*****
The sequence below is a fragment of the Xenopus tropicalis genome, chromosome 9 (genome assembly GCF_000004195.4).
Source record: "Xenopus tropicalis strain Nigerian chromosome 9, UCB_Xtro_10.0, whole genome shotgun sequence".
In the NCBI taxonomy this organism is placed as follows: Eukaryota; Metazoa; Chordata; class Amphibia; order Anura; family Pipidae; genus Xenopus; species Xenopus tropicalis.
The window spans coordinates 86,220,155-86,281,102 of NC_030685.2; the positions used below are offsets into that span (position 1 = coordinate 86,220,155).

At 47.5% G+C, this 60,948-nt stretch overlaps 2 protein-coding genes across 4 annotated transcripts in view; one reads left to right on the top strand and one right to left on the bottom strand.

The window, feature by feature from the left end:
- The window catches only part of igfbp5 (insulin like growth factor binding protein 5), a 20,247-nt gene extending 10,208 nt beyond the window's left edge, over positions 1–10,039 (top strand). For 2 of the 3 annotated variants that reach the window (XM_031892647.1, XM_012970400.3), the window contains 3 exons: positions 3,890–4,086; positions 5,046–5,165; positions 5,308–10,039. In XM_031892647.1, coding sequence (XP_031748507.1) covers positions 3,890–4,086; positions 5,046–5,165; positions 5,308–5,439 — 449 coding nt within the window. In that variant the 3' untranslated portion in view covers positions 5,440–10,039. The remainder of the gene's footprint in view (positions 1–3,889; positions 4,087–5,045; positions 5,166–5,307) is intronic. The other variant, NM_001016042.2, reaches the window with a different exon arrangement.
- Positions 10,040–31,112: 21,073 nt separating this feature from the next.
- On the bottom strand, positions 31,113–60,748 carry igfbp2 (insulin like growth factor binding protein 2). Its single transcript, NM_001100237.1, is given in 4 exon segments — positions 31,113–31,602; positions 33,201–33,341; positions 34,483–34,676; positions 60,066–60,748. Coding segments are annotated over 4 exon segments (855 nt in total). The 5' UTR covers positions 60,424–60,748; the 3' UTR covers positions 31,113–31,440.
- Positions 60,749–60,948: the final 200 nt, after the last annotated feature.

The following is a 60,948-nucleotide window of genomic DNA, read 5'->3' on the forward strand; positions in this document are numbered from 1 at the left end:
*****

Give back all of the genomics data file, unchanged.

The sequence below is a fragment of the Xenopus tropicalis genome, chromosome 9 (genome assembly GCF_000004195.4).
Source record: "Xenopus tropicalis strain Nigerian chromosome 9, UCB_Xtro_10.0, whole genome shotgun sequence".
In the NCBI taxonomy this organism is placed as follows: Eukaryota; Metazoa; Chordata; class Amphibia; order Anura; family Pipidae; genus Xenopus; species Xenopus tropicalis.
The window spans coordinates 86,220,155-86,281,102 of NC_030685.2; the positions used below are offsets into that span (position 1 = coordinate 86,220,155).

At 47.5% G+C, this 60,948-nt stretch overlaps 2 protein-coding genes across 4 annotated transcripts in view; one reads left to right on the top strand and one right to left on the bottom strand.

The window, feature by feature from the left end:
- The window catches only part of igfbp5 (insulin like growth factor binding protein 5), a 20,247-nt gene extending 10,208 nt beyond the window's left edge, over positions 1–10,039 (top strand). For 2 of the 3 annotated variants that reach the window (XM_031892647.1, XM_012970400.3), the window contains 3 exons: positions 3,890–4,086; positions 5,046–5,165; positions 5,308–10,039. In XM_031892647.1, coding sequence (XP_031748507.1) covers positions 3,890–4,086; positions 5,046–5,165; positions 5,308–5,439 — 449 coding nt within the window. In that variant the 3' untranslated portion in view covers positions 5,440–10,039. The remainder of the gene's footprint in view (positions 1–3,889; positions 4,087–5,045; positions 5,166–5,307) is intronic. The other variant, NM_001016042.2, reaches the window with a different exon arrangement.
- Positions 10,040–31,112: 21,073 nt separating this feature from the next.
- On the bottom strand, positions 31,113–60,748 carry igfbp2 (insulin like growth factor binding protein 2). Its single transcript, NM_001100237.1, is given in 4 exon segments — positions 31,113–31,602; positions 33,201–33,341; positions 34,483–34,676; positions 60,066–60,748. Coding segments are annotated over 4 exon segments (855 nt in total). The 5' UTR covers positions 60,424–60,748; the 3' UTR covers positions 31,113–31,440.
- Positions 60,749–60,948: the final 200 nt, after the last annotated feature.

The following is a 60,948-nucleotide window of genomic DNA, read 5'->3' on the forward strand; positions in this document are numbered from 1 at the left end: